Harsh? Perhaps. But I have real work to do because my OWN cognitive dysfunction manifests like this: I believe that if I don’t create a sense of urgency for my teenage students that reading with the utmost of comprehension and writing with the utmost of clarity is the most important thing to accomplish right now, I’m putting their very lives at risk. Yes, as whack as it sounds, I believe that it is my mission is to save the lives of teenagers by teaching them how to read and write, and in doing so, they achieve the ability to think critically.

It’s a befuddling thing isn’t it? And I’d be extremely self-conscious about it if I thought I might be the only teacher who thinks this way.

But I’m not.

Misguided War on the Common Core? At VERY least.

I think Bloomberg’s David Shipley does an excellent post-mortem on the completely political “state overreach” by Governor Mike Pence and State Senator Scott Schneider in repealing Indiana’s adoption of the Common Core State Standards (CCSS). Based upon the draft of the *new* Indiana College & Career Readiness Standards (which for better or worse, THIS English teacher would call blatant plagiarism of the CCSS, minus the helpful organization of sequence and scope inherent in the CCSS but absent in this draft) along with The College Board’s subsequent announcement that the SAT is being realigned to the CCSS, I think this will be one of those “misguided” efforts that blows up on the Tea Party fear-mongering faction of the Indiana State Government.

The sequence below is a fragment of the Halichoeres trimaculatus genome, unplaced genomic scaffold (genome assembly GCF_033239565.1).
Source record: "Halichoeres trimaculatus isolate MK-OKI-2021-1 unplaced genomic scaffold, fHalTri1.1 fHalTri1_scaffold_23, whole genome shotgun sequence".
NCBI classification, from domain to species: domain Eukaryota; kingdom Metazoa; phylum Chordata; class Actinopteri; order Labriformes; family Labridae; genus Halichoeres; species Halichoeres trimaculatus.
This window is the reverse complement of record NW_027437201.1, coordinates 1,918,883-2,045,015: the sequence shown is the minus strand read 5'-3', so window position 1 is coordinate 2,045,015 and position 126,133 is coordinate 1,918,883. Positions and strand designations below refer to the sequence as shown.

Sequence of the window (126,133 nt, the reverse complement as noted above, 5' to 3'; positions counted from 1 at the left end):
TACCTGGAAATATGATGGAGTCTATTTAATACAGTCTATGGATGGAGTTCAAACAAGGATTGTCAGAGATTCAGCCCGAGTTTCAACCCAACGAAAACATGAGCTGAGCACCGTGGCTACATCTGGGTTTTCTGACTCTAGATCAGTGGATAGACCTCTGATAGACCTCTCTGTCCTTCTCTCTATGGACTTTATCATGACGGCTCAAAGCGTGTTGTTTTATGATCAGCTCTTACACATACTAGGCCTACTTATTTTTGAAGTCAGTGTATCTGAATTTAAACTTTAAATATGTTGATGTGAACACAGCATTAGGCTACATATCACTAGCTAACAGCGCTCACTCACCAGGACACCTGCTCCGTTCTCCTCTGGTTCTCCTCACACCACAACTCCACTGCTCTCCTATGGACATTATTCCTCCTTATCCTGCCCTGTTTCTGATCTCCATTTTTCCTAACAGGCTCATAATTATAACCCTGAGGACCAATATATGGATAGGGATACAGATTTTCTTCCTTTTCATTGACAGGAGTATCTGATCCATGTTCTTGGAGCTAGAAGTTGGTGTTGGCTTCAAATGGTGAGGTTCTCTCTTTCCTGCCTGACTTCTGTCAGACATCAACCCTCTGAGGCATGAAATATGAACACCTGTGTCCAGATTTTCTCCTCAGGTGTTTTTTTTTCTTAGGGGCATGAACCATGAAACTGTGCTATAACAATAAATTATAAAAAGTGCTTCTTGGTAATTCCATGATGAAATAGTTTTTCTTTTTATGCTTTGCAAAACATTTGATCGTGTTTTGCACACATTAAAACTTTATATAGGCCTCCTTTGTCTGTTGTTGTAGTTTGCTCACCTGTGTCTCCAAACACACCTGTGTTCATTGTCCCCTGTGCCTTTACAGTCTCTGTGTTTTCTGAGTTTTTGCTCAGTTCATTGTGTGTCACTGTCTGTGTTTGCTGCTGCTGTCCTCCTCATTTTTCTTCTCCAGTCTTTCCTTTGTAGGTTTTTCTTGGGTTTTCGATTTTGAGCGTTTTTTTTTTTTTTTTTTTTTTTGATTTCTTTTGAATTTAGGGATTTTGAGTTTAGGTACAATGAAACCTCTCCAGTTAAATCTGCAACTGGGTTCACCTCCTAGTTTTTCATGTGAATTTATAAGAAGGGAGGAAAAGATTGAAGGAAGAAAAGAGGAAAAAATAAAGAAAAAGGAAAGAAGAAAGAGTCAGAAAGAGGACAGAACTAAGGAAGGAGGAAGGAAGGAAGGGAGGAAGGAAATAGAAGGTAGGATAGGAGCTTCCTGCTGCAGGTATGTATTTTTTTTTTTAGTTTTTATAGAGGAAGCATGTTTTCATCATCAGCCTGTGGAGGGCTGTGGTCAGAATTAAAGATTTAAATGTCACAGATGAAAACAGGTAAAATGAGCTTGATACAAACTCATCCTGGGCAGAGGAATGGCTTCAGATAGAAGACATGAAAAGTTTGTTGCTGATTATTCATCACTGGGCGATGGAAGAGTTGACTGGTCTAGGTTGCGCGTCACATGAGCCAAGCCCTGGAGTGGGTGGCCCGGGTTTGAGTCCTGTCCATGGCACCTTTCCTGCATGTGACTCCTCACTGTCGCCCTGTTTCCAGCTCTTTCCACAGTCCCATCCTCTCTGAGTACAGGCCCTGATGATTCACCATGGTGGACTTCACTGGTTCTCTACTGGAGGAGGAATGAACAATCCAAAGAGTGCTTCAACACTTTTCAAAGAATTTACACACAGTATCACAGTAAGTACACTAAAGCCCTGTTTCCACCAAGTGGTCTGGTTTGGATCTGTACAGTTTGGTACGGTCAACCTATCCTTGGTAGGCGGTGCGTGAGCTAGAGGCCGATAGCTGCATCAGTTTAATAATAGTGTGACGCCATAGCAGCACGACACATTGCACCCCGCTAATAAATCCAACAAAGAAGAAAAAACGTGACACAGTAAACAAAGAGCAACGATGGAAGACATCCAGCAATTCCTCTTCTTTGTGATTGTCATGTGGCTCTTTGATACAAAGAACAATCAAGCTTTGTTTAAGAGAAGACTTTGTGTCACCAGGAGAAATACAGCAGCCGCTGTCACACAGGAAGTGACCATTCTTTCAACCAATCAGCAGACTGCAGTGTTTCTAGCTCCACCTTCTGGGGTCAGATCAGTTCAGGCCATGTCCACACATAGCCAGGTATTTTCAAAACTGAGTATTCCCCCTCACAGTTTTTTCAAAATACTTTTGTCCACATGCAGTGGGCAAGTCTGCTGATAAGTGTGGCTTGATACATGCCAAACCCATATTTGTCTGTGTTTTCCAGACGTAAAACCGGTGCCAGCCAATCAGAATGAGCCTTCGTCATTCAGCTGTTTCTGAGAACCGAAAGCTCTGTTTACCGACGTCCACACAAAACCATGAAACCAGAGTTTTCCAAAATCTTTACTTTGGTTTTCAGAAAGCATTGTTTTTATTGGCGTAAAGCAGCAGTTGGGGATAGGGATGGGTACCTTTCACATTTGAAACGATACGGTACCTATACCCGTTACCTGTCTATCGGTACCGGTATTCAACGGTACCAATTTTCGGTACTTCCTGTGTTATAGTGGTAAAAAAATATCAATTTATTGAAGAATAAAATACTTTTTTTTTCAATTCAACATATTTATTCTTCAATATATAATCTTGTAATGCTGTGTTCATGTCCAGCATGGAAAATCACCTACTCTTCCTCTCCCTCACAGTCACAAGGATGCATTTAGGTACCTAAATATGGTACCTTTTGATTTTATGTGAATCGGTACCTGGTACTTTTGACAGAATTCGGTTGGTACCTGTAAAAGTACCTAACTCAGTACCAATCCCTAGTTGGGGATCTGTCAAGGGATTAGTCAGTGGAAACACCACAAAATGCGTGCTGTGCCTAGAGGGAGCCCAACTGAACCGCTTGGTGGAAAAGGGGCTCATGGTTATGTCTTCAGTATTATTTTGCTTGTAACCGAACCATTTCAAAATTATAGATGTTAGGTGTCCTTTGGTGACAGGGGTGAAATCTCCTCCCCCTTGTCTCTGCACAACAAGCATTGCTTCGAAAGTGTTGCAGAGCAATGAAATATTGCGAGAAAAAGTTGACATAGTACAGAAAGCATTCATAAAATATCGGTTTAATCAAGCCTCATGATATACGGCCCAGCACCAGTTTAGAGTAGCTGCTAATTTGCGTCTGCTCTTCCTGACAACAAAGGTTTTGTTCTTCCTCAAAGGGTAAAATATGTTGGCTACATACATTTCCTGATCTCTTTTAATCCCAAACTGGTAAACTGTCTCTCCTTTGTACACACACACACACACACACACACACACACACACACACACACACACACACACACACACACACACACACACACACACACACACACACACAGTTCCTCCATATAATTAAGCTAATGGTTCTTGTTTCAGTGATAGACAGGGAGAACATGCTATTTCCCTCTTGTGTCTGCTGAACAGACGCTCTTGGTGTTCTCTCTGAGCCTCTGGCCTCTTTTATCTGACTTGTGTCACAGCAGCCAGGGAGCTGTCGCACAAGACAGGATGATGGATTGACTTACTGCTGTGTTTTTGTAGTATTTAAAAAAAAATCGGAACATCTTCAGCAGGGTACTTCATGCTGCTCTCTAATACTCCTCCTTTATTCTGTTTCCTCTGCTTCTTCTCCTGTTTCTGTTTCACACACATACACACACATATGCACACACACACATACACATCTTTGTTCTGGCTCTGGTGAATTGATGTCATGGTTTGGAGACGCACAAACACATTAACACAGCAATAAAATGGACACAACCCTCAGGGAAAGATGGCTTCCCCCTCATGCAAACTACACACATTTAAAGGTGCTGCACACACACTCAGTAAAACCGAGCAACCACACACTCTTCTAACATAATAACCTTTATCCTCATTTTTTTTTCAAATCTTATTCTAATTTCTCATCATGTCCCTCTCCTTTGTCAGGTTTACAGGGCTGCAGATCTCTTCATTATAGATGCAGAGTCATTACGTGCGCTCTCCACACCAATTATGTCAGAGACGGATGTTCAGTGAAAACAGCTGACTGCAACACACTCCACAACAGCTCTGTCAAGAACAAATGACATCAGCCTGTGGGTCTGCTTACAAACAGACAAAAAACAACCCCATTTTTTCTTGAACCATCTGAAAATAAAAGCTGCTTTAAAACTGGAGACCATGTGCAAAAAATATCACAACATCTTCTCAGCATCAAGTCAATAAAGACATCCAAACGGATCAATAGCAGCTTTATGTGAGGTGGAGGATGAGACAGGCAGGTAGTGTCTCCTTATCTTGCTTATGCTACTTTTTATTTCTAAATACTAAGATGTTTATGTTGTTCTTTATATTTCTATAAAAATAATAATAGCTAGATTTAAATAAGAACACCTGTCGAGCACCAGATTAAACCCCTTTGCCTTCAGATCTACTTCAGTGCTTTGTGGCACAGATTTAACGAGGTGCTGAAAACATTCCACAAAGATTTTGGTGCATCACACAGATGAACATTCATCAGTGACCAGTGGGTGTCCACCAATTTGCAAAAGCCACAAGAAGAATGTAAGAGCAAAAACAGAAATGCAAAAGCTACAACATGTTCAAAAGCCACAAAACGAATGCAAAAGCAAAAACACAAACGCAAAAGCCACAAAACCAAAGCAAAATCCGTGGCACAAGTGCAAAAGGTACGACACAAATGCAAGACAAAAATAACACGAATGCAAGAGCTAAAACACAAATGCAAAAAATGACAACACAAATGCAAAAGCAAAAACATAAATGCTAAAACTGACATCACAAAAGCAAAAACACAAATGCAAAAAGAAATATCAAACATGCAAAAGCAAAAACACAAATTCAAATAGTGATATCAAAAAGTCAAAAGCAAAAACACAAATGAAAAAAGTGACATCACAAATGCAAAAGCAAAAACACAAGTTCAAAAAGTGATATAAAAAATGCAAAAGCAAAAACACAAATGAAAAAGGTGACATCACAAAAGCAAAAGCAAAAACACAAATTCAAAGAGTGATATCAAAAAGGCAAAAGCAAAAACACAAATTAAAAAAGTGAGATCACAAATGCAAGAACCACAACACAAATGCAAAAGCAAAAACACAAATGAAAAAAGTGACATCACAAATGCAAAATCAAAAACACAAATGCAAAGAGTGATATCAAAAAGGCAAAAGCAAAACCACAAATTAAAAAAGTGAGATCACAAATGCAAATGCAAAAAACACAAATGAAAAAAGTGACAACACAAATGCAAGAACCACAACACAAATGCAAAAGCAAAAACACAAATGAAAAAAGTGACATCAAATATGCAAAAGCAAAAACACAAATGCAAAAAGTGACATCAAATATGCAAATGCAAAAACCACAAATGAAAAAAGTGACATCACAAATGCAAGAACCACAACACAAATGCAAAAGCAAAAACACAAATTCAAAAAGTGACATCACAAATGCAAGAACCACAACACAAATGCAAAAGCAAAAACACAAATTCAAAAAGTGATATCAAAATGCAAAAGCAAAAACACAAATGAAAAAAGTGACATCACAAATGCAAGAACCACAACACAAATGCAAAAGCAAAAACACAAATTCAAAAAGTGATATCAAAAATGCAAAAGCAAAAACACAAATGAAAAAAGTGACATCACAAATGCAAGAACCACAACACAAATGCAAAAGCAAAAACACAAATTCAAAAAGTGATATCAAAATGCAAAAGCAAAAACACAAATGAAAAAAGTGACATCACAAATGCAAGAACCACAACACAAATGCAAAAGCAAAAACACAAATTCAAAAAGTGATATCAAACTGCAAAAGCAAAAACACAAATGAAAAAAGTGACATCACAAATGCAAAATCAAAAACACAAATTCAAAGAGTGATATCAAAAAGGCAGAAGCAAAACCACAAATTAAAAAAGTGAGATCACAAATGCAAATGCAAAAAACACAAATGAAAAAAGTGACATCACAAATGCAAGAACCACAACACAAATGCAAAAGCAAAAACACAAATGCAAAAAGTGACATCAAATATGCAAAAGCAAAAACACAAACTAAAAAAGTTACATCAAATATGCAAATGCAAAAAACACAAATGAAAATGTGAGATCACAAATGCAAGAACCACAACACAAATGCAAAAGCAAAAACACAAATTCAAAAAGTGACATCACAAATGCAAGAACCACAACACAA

I’m very open to hearing the debates. I’ve considered every perspective a CCSS opponent has thoughtfully shared with me, and can’t find any validity in the passage of this repeal as it appears to only create MORE work for our already overstressed education workforce. Not that implementing the CCSS is easy, but for us to go it alone? After 3+ years of building curriculum, considering a testing schema, and dumping hundreds of thousands of manhours statewide into getting ready for such a seismic shift? That’s foolhardy in ways that defy reason and as Shipley says, can only be determined as political (and thus self-serving to both Pence, Schneider, and those who voted for it ).